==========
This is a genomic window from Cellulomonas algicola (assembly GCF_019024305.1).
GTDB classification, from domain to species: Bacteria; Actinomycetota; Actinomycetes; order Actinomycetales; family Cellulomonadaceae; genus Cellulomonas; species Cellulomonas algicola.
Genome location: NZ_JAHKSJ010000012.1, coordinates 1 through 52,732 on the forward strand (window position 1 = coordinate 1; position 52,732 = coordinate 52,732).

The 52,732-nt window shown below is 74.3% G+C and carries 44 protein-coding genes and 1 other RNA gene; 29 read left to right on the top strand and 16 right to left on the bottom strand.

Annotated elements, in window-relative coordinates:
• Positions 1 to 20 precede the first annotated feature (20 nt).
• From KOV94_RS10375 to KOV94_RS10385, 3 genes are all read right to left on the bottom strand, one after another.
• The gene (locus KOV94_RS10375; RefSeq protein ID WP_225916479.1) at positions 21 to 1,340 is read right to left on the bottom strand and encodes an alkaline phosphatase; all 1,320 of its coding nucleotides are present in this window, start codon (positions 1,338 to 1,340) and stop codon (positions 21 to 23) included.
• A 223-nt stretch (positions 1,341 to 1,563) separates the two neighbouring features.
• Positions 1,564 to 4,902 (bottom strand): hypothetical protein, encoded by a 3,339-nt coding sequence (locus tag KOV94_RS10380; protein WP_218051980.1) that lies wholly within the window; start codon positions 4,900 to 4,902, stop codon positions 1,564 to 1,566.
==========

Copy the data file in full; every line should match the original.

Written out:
This is a genomic window from Cellulomonas algicola (assembly GCF_019024305.1).
GTDB classification, from domain to species: Bacteria; Actinomycetota; Actinomycetes; order Actinomycetales; family Cellulomonadaceae; genus Cellulomonas; species Cellulomonas algicola.
Genome location: NZ_JAHKSJ010000012.1, coordinates 1 through 52,732 on the forward strand (window position 1 = coordinate 1; position 52,732 = coordinate 52,732).

The 52,732-nt window shown below is 74.3% G+C and carries 44 protein-coding genes and 1 other RNA gene; 29 read left to right on the top strand and 16 right to left on the bottom strand.

Annotated elements, in window-relative coordinates:
• Positions 1 to 20 precede the first annotated feature (20 nt).
• From KOV94_RS10375 to KOV94_RS10385, 3 genes are all read right to left on the bottom strand, one after another.
• The gene (locus KOV94_RS10375; RefSeq protein ID WP_225916479.1) at positions 21 to 1,340 is read right to left on the bottom strand and encodes an alkaline phosphatase; all 1,320 of its coding nucleotides are present in this window, start codon (positions 1,338 to 1,340) and stop codon (positions 21 to 23) included.
• A 223-nt stretch (positions 1,341 to 1,563) separates the two neighbouring features.
• Positions 1,564 to 4,902 (bottom strand): hypothetical protein, encoded by a 3,339-nt coding sequence (locus tag KOV94_RS10380; protein WP_218051980.1) that lies wholly within the window; start codon positions 4,900 to 4,902, stop codon positions 1,564 to 1,566.